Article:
If there is one question we get on a regular basis at this time of the year is ‘How do I grow sweetcorn?” And then, later in the year it is “Why hasn’t my sweetcorn worked?”
Anyone driving through the countryside will see fields of maize, which is what sweetcorn really is called, as far north as North Yorkshire – but these plants never ever give corn on the cob, they are chopped up to feed to cattle. The first step for corn is to use the right variety. These days I prefer Sweet Corn Early Extra Sweet F1 because it matures well, even though they are not ready until late September.
If you can grow them in a polytunnel, all the better, but otherwise, choose the sunniest spot you can find. Moreover, grow them in a block, this way the wind will blow pollen to all the plants, rather than a line, where the wind might simply blow the pollen away without reaching the other plants.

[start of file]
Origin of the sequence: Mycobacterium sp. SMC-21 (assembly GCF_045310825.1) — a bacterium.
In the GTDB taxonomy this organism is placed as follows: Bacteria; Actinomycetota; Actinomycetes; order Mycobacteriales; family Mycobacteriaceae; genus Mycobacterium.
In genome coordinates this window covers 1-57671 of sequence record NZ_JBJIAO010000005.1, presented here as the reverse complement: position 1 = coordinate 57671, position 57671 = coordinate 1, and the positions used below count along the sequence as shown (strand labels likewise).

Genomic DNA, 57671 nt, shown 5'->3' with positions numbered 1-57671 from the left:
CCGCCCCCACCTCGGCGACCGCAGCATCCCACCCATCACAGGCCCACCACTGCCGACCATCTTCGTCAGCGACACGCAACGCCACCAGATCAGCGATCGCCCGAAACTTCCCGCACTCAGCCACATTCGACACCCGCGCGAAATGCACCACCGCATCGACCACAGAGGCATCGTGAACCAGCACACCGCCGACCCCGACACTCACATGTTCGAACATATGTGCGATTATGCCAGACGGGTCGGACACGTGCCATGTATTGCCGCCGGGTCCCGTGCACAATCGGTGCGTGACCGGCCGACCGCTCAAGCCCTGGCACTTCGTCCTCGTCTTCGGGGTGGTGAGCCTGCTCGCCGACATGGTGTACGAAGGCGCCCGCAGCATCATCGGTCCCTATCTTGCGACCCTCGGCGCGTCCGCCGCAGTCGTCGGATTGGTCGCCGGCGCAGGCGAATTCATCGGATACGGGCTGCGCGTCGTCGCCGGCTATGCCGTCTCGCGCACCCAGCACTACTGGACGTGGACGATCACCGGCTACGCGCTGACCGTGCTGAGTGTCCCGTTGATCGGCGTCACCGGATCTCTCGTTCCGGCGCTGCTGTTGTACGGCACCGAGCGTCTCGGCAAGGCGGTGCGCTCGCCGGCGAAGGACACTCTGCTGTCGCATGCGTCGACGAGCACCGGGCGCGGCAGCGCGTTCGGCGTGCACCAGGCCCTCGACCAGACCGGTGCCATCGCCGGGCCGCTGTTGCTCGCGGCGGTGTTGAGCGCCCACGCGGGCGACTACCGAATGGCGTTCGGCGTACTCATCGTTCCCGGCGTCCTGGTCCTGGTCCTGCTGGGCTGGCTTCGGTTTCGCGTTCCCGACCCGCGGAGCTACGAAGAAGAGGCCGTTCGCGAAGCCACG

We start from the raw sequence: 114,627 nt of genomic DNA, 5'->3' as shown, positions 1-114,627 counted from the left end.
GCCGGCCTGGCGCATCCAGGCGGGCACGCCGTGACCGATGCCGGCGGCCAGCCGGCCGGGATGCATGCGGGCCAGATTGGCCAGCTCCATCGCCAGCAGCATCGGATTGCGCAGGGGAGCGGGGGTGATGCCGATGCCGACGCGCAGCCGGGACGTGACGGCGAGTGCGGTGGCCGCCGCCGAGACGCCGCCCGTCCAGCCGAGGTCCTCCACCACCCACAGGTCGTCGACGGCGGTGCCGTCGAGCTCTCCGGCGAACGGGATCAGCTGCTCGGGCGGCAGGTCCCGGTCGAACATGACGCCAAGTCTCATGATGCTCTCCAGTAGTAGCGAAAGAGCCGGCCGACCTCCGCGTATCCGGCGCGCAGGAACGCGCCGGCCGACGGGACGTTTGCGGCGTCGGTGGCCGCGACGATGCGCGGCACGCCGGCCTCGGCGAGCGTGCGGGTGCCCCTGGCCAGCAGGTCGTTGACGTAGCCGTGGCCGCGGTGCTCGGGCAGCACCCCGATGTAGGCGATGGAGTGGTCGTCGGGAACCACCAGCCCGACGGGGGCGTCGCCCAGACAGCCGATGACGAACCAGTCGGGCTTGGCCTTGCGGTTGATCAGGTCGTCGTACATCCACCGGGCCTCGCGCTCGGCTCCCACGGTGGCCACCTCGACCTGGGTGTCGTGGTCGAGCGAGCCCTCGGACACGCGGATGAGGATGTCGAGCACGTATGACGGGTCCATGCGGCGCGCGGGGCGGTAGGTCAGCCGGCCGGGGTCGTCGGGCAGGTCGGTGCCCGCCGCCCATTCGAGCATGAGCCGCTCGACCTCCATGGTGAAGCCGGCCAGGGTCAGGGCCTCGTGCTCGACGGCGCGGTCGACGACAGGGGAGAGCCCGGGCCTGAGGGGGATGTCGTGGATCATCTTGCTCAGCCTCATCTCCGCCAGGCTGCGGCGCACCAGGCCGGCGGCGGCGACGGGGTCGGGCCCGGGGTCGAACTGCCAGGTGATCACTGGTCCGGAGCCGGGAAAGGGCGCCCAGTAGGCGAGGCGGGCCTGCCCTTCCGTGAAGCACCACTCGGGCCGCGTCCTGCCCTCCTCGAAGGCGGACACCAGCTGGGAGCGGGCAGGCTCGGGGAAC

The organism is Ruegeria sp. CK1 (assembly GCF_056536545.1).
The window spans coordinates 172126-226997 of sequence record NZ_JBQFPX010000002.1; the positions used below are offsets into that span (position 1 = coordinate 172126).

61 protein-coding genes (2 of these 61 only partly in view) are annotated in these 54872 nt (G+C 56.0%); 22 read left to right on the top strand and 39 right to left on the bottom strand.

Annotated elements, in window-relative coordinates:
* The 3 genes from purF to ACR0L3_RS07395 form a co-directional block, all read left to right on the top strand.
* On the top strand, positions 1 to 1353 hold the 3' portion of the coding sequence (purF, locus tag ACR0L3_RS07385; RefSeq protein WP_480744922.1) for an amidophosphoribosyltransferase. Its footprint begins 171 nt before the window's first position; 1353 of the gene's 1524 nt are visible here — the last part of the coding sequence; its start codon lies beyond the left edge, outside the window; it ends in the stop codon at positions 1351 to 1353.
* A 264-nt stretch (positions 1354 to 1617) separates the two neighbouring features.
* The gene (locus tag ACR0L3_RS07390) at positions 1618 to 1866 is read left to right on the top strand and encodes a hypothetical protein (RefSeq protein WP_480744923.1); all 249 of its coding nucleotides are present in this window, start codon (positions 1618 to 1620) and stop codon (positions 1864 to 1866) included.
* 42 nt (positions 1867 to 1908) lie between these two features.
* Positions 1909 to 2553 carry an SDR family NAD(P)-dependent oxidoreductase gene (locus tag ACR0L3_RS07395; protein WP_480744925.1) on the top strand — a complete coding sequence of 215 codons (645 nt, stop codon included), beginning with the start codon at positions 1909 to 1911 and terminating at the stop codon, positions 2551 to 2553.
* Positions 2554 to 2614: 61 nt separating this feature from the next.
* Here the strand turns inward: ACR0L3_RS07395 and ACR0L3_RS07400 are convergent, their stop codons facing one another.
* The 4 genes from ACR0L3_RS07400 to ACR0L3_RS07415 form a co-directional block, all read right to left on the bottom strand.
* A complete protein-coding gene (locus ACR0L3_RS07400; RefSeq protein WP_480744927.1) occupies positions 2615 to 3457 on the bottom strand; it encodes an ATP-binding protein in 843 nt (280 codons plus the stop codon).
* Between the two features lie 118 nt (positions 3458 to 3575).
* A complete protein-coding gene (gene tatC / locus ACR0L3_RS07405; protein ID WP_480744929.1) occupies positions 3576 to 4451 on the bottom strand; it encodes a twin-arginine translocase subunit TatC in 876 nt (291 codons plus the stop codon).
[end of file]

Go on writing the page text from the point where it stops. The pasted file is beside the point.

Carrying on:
You know your corn is ready to harvest if, when you pierce a seed with your nail, thick milky juice appears.
Image: By H.W. Buckbee (Firm); H.W. Buckbee (Firm); Henry G. Gilbert Nursery and Seed Trade Catalog Collection [No restrictions], via Wikimedia Commons